Stay tuned for a brief discussion of the "balancing of pleasures," a slight theory I came up with around four a.m. after perusing the two competing poems over at Craig Hill's Poetry Scorecard (see post below) and fussing around trying to match my own poems to suitable journals for submission.
Craig Hill's Poetry Scorecard has posted the first matchup in what's meant to be a contest of sorts between School of Quietude and Post-Avant poetry. I hate both those labels. The first is intentionally demeaning, if sometimes accurate, and the latter undefinably pretentious without the saving grace of being funny. If the Post-Avant were called "The Quiklions" or "Milkshakerites," or something, I could accept it. And then there's the poems. Poem one suffers not from quietude so much as laziness: it spells itself right out there for you; there's nothing for the reader to grasp. I like the second one better, great attention to sound, but it's light on meaning . . . a tone poem on time that serves mostly as a showcase for noises. Can't sense and aesthetics blend harmoniously?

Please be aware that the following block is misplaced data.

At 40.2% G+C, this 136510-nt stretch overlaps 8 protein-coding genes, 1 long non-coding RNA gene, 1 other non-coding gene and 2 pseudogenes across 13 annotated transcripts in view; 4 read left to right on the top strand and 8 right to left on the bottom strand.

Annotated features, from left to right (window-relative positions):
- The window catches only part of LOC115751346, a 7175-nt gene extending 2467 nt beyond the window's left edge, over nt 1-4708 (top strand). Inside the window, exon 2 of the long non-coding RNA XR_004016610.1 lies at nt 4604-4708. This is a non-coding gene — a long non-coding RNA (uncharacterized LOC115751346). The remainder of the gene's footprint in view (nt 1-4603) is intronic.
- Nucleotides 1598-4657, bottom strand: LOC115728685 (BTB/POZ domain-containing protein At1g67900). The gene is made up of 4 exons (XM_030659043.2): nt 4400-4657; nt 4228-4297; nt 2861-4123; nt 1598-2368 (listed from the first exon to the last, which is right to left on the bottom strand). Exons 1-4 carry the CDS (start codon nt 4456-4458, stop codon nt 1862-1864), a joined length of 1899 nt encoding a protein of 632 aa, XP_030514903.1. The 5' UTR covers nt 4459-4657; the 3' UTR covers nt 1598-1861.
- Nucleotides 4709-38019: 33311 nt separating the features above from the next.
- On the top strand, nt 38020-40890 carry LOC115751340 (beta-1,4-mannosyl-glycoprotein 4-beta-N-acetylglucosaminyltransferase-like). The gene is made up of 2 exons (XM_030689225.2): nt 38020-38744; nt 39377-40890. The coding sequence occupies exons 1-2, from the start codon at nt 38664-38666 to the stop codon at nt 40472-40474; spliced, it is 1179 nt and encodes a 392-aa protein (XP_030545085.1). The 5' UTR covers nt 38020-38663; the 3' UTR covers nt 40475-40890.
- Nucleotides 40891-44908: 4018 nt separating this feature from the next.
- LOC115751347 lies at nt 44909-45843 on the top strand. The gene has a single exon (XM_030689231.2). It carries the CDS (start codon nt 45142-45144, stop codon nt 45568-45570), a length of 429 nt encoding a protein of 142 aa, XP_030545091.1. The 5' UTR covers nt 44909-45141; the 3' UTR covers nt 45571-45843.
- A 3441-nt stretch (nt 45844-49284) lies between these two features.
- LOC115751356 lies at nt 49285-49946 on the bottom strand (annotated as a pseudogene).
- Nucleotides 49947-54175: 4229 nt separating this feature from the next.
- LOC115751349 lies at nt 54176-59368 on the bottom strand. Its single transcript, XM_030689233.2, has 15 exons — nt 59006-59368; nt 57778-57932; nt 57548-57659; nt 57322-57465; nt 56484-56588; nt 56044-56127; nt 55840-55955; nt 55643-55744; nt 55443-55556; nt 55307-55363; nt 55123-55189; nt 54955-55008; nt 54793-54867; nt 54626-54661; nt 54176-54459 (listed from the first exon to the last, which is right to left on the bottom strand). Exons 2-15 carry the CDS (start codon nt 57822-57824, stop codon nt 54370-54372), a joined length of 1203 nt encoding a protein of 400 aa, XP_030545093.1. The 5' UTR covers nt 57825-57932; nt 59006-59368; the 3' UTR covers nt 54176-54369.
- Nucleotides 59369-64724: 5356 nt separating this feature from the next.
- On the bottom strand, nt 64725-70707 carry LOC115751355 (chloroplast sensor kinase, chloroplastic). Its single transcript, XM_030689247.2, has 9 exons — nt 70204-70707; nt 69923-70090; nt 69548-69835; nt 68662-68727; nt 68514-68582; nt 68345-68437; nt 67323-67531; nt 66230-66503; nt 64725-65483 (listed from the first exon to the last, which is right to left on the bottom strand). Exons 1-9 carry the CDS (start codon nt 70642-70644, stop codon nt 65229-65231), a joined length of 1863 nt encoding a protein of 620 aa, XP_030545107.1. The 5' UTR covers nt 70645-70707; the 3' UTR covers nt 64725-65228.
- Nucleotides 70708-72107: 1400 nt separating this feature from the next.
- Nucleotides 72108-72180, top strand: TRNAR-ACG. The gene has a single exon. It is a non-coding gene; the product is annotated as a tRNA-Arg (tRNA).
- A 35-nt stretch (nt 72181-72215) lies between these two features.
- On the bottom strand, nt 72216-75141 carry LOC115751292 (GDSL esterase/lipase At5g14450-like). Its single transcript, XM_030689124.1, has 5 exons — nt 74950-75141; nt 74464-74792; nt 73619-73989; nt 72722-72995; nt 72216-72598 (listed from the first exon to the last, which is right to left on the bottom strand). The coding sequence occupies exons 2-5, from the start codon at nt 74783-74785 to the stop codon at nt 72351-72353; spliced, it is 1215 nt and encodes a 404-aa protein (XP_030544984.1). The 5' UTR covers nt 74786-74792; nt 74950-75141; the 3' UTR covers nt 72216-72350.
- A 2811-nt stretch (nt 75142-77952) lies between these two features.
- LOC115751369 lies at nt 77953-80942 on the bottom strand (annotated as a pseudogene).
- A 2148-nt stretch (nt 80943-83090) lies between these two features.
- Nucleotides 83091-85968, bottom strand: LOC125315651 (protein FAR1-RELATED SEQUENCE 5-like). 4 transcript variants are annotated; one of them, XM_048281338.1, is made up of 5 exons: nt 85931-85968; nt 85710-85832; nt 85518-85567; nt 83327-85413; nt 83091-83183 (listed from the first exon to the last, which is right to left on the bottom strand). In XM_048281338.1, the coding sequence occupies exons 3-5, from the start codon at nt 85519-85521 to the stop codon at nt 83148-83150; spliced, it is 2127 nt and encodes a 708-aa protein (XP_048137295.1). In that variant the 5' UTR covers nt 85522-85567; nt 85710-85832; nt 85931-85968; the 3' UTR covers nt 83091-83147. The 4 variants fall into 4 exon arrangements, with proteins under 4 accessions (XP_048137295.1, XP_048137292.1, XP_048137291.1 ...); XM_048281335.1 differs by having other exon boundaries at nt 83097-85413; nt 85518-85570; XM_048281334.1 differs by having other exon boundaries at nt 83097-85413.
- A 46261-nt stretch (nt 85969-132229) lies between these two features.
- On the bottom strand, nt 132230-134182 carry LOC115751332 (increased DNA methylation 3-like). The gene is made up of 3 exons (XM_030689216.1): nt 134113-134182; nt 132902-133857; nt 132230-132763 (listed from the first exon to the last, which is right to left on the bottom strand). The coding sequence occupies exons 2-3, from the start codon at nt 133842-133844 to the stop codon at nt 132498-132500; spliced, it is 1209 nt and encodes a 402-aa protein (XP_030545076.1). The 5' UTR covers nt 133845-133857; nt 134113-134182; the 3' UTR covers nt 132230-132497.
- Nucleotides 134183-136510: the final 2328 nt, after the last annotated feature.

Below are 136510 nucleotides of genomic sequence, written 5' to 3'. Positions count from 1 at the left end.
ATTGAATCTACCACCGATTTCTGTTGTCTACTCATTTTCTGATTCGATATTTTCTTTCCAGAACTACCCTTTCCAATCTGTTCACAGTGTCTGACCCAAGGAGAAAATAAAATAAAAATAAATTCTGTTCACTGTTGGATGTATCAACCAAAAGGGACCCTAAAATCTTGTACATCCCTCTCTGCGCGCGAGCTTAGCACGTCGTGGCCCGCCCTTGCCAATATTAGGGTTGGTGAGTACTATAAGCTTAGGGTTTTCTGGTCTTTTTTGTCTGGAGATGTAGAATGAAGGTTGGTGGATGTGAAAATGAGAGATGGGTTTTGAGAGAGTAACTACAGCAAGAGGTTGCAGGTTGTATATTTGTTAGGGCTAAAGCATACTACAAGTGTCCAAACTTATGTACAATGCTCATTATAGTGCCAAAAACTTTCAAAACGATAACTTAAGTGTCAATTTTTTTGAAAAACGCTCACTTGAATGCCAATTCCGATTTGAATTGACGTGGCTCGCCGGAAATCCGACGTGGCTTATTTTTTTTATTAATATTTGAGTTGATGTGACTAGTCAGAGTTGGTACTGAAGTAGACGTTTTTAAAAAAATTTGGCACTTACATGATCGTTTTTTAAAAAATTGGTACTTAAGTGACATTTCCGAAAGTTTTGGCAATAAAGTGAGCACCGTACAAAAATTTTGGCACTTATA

Am I being mean? But, oh ho, I am mean. I eat tarantulas with tabasco sauce for breakfast and my hobby is to chew tenpenny nails into diabolical symbols and then spit them out onto highways where they pop tires. Mean.
But I digress. Schools. Movements. These kind of definitional tags are further annoying to me because of this new project of sending things off for publication. I don't know if I'm "post-avant" enough for any of the hip journals, or quiescent enough for the staid ones. I wish they had some service like the handwriting analysis they advertise in the back of Parade Magazine, wherein you send in a sample and in three weeks a letter comes back from some wacky savant who has peered into the secrets of your double-looped "O"s and so revealed your personality to you.
But why buy into that? Must I accept that, in order to write, you have to parcel yourself out into some pre-ordained box and concentrate on fulfilling your weenie little niche? I've got frigging rhyming poems about sea captains jostling with tongue-in-cheek discourses on Marrianne Moore's shopping habits and the exploits of a superhero cowgirl who may or may not be an allegorical representation of an abstract noun. And a rant against Huey Lewis and the News.